“I get it now,” says Edgar.

“Wait a minute!” objects Sofia. “You said that $(S_\theta(X))$ depends on $(\theta)$, so a function of $(S_\theta(X))$ also depends on $(S_\theta(X))$ and $(g(X))$ cannot be an estimator because it depends on $(S_\theta(X))$.”

“Incorrect. The function $(h(\cdot))$ may itself depend on $(\theta)$ in ways that cancel any appearance of $(\theta)$ in $(g(X))$. Consider a Poisson variable with parameter $(\lambda)$; the score is $(-1 + X/\lambda)$. The statistic $(g(X) = \lambda (S_\lambda(X)+1) = X)$ is a deterministic function of $(S_\lambda(X))$ and it does not depend on $(\lambda)$.”

Information as a variance

“I see that the score is a very special function in the sense that it contains all the information about $(\theta)$” says Edgar “but there is still something I do not get. Generally speaking, more variance means less information. Now, if you define the Fisher information as the variance of the score, then more variance means more information. Does it make sense at all?”

“Your view of variance is narrow, Master. Think of principal component analysis where more variance means more information.”

“That’s a good point.”

“Now, consider what happens when the variance of the score is 0.”

“Let me see... The expected value of the score is 0, so $(S_\theta(x) = 0)$ for every $(x)$, which means that for every $(x)$

$$\frac{\partial f(x;\theta)} {\partial \theta} \cdot \frac{1}{f(x;\theta)} = 0, \text{ and thus } \frac{\partial f(x;\theta)} {\partial \theta} = 0.$$

The distribution does not depend on $(\theta)$ so it brings no information about it.”

“Exactly. Conversely, if the variance of the score is large, then $(S_\theta(x))$ is strongly positive for some values of $(x)$ and strongly negative for some other values of $(x)$. This means that for some values of $(x)$, the absolute value of $(\partial f(X;\theta) / \partial \theta)$ is relatively large so the distribution changes substantially around $(x)$ when $(\theta)$ changes. The observed frequency of such values of $(x)$ are thus informative about $(\theta)$, and for this reason it can be said that a lot of information is available about the value of $(\theta)$.”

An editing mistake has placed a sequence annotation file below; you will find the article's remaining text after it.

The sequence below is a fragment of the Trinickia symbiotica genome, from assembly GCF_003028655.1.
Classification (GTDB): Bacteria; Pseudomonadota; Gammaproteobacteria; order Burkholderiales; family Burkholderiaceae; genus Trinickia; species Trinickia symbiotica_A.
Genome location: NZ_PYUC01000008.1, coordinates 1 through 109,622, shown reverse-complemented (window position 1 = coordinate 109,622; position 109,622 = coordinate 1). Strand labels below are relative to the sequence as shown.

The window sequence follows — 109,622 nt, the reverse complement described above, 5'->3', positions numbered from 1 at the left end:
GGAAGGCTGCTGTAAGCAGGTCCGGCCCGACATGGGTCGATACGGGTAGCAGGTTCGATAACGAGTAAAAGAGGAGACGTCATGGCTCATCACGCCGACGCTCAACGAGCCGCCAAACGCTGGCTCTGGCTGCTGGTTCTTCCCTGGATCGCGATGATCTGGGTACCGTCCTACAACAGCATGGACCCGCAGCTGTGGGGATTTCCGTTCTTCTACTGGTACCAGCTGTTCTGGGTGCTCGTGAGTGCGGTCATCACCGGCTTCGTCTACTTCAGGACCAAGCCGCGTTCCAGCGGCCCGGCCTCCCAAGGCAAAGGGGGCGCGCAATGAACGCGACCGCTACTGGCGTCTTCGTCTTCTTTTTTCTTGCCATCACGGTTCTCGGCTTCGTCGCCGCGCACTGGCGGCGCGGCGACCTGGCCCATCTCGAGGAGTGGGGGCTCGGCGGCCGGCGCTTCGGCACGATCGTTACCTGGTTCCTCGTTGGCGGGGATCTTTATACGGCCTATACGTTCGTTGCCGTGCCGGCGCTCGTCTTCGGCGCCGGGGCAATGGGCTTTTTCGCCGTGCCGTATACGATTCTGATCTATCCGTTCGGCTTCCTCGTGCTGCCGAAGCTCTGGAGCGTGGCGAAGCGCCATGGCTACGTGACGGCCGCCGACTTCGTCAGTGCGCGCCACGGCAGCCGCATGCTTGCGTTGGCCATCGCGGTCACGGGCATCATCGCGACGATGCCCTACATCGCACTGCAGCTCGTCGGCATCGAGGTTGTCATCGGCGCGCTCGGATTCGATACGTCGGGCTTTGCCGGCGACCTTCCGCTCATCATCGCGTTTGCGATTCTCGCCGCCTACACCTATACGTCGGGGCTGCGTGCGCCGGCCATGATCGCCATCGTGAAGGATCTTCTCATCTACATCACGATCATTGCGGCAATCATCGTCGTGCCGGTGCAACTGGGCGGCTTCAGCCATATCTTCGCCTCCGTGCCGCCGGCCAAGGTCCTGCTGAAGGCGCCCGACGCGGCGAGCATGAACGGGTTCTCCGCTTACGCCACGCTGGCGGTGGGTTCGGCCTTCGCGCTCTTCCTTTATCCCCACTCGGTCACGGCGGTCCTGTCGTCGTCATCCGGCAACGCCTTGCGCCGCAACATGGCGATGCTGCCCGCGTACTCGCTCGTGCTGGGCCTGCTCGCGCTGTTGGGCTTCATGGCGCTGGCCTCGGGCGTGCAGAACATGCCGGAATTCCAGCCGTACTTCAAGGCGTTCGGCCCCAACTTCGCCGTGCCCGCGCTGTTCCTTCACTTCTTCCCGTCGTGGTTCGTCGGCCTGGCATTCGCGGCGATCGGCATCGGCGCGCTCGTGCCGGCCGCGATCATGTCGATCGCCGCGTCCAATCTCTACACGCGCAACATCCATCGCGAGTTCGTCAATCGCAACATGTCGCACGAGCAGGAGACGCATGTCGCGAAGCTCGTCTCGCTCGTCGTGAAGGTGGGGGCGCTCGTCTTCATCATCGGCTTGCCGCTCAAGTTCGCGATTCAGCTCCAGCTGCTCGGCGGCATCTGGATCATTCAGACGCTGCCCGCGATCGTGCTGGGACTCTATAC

“Now I see it: when the variance of the score is small, the terms

$$ \frac{\partial f(x;\theta)} {\partial \theta}$$ are all very small and the distribution is practically constant when $(\theta)$ changes.

“It goes even further. To understand why Fisher information is a variance, you can return to our post on the Cramér-Rao lower bound. For an estimator to depend on $(\theta)$, it must correlate with the score.”

“Yes, this is what you showed earlier.”

“And for an estimator $(g(X))$ to be unbiased, its expected value must increase by exactly the right amount when $(\theta)$ increases. This forces $(g(x))$ to be high where $(f(x;\theta))$ will increase and low where $(f(x;\theta))$ will decrease. But $(f(x;\theta))$ increases where $(S_\theta(x))$ is positive and $(f(x;\theta))$ decreases where $(S_\theta(x))$ is negative. As we have seen in the previous post, this constraints the covariance between $(g(X))$ and $(S_\theta(X))$ to be exactly equal to 1.”

“Right. But what does the variance of $(S_\theta(X))$ have to do with this?”

“An estimator is good if its covariance with the score respects some constraints. Remember that the covariance is the correlation times the product of standard deviations, so the squared covariance is always less than the product of variances. Ergo, if the score has a high variance, it allows estimators with a low variance to respect the constraint. Conversely, if the variance of the score is low, only estimators with a high variance can meet the covariance requirement.”

“I would like to say that it makes sense, but I still find it complicated. At least it shows the bias–variance trade-off in an interesting light: releasing the constraint on unbiasedness releases the constraint on the covariance with the score. With a relaxed constraint, you can have estimators with a lower variance but their expectation cannot vary fast enough when you change $(\theta)$. Quite insightful actually!”

« | »

blog comments powered by Disqus

the Blog
Best of

the Lab
The team
Research lines

Blog roll
Simply Stats
Ivory Idyll
Bits of DNA